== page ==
Before the internet was blessed with our Lord and Savior Baby Yoda, we were something of a cat worshiping culture. And though we’ve perhaps mostly moved on, there are still adherents to the old ways out there, paying tribute to the former deities of the web, like this Tiger by Herbert Lee (Tigers are the best kind of cats too). I’ve always thought that tiger paws looked big and blocky, and now I get to see them made out of plastic blocks. The use of black horn/tail pieces used here is impressive, both in obvious places, like the tigers claws, and less obvious, like the stripes transversing the white and orange pieces that sculpt the body. Two other impressive details are the minifigure hands as eyes and tooth plates to form an unmistakable cat snout. It makes me believe those pieces were designed for this model.
Builder Ian Hoy turns our attention to the center ring with this beautifully built circus scene. Heed the carnival barker in his jaunty top hat as he calls to you — “Step right up folks and stare in awe and amazement at this action-packed quintuple of animal performers, each one with its own special talents on display! Hurry, hurry! Take a peek, you won’t be disappointed!”
Each of the animals in this scene could stand on its own, but the combination of all of them together makes for a truly marvelous show. If I had to pick a favorite, it would have to be the leaping tiger. Hou manages to imbue it with action, movement and just a touch of danger.
The scooter-riding bear is a close second with his whimsical expression. The dog as the carnival barker is a brilliant touch, and the magician’s rabbit also provide a nice dose of humor and expression. Taking center stage is everyone’s favorite big-eared elephant Dumbo, although Hou doesn’t reference him as such in his descriptions of the piece.
Every performer has a level of detail and building creativity that is a joy to look at up close and leaves me wanting to figure out how the builder did it all.
The setting of the scene is equally rich in detail, from the bejeweled stage lights to the speakers and rounded stage. The use of flags on the sides also adds to the festive atmosphere and the font on the word “circus” is particularly impressive and creative. I’m also particularly fond of the use of the backside of the pieces to create the curtained backdrop. Many builders go to great pains to not show the back, but Hou does a terrific job in this case and it all blends together perfectly. As an added bit of humor, in the corner behind the tiger there looks to be a crate full of food, including a cooked turkey, to make sure the performers are well fed and ready to play.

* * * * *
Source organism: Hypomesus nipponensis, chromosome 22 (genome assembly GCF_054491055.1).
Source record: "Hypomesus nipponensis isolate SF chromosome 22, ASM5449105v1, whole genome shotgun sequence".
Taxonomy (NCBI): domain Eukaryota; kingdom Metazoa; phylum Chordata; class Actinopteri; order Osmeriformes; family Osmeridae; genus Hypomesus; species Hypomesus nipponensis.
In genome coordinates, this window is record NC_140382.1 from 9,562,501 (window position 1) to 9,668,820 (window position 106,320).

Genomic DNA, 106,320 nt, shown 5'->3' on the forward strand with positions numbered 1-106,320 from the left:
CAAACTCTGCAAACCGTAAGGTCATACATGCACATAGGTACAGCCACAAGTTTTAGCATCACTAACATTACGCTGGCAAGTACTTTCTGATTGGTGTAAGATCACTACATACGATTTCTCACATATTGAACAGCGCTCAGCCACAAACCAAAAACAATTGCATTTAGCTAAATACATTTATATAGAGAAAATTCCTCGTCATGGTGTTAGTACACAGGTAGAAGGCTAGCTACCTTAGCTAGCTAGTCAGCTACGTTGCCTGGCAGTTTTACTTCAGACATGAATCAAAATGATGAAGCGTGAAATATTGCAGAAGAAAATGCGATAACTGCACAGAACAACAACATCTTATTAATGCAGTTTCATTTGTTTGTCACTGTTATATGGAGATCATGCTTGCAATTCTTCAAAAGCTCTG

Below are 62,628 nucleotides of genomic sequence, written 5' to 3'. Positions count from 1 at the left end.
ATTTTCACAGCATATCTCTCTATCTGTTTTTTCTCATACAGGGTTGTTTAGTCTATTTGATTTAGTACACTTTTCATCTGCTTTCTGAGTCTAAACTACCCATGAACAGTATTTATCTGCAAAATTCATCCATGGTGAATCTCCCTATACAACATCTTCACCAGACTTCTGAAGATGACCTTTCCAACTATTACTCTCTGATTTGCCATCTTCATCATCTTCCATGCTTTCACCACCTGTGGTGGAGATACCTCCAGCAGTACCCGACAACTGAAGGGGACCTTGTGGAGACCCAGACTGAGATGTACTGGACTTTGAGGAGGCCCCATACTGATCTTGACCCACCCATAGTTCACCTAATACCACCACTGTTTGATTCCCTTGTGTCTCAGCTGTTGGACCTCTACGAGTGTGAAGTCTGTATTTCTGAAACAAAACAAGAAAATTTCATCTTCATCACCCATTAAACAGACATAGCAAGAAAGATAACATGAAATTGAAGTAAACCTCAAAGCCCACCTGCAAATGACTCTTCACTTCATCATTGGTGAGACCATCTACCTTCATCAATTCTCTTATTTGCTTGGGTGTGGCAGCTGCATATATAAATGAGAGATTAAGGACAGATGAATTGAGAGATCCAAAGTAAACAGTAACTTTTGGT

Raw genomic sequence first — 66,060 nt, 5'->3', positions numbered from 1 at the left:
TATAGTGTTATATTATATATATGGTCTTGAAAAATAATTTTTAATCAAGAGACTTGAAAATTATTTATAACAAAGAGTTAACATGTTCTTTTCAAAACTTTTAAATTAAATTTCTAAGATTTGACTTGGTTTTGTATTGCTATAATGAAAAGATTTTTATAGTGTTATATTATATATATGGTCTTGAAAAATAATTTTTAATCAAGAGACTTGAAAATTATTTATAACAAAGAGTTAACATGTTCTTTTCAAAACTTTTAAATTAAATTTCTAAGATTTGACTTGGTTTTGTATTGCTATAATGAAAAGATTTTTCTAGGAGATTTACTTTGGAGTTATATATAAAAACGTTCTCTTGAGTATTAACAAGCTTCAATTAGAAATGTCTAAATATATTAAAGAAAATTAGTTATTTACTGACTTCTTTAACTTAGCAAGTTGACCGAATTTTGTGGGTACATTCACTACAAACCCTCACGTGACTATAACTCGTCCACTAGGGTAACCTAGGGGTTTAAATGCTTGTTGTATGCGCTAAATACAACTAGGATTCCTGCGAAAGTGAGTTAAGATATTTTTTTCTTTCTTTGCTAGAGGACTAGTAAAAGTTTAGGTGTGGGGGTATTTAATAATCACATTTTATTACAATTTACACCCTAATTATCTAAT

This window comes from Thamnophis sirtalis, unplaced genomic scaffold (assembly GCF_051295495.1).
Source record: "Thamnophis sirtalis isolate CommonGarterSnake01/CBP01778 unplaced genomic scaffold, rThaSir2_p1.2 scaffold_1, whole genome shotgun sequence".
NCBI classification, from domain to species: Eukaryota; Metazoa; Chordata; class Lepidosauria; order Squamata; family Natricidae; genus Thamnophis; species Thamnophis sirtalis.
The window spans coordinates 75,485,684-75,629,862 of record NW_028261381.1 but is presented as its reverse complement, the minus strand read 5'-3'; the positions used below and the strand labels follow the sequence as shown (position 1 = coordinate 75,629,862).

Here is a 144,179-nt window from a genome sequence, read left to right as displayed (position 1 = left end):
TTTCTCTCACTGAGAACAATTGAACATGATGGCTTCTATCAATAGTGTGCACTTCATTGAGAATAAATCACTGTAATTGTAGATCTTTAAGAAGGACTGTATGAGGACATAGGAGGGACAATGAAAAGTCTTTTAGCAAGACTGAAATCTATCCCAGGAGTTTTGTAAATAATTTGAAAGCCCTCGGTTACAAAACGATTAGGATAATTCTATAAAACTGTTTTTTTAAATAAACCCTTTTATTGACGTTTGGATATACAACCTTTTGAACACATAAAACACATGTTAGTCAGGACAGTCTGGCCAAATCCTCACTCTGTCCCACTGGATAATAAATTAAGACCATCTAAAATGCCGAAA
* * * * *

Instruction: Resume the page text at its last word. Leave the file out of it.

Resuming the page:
Luckily, the fun doesn’t stop with the front of the model! The back and outside are equally impressive, utilizing a second lettering style and a simple but effective representation of a circus tent.
Like any good traveling spectacular, at the end of the day the whole shebang can be folded up and moved on to the next city, ready to thrill audiences with the greatest show on earth!
Possessed by the fever to follow the call of the wild, this magnificent tiger stops by the water to drink, or possibly to bathe as one of the few cats who actually likes water. Tigers are actually often portrayed in LEGO and we have even featured some in the past. There is something about the tiger that makes it ideal for a great builder to show off their skills — the shape itself is somewhat difficult to capture, but getting the colours right is a whole new level of difficulty. Simon NH did not let that discourage him and has created one of the best LEGO tigers I have seen so far.
The shape is achieved with plates and wedges set up at different angles and some exotic parts rounding off the edges. The fur on the chin and the rounding on the back are especially good. The cat itself is great, but Simon did not stop there. Any good tiger needs a good jungle to go along with it — and what a good jungle Simon has made! The plant life is unique and the ground colours and textures flow very nicely. But my favourite part, except for the build’s focal point — the tiger, obviously — is the water, which uses many colours we do not associate immediately with water in LEGO, but somehow it looks distinctly like it.
Do they dream of mauling zebras, or Halle Berry in her Catwoman suit?
I had the good fortune of running into Tim Inman (rabidnovaracer) at LEGOLand California a few years ago where we did our best to constrain ourselves from pilfering parts from master model builder Gary McIntire’s shop. All those rare parts…shudders… At any rate, Tim hails from the O.C. and as his screen-name suggests he has a fascination with all things fast and or furious. This particular car is an entry for LUGnuts 63rd Build Challenge entitled “Designing The Ralston Tiger!”. Thanks Tim, for keeping me out of LEGOLand jail, I’ve heard its far more intense than Disneyland jail.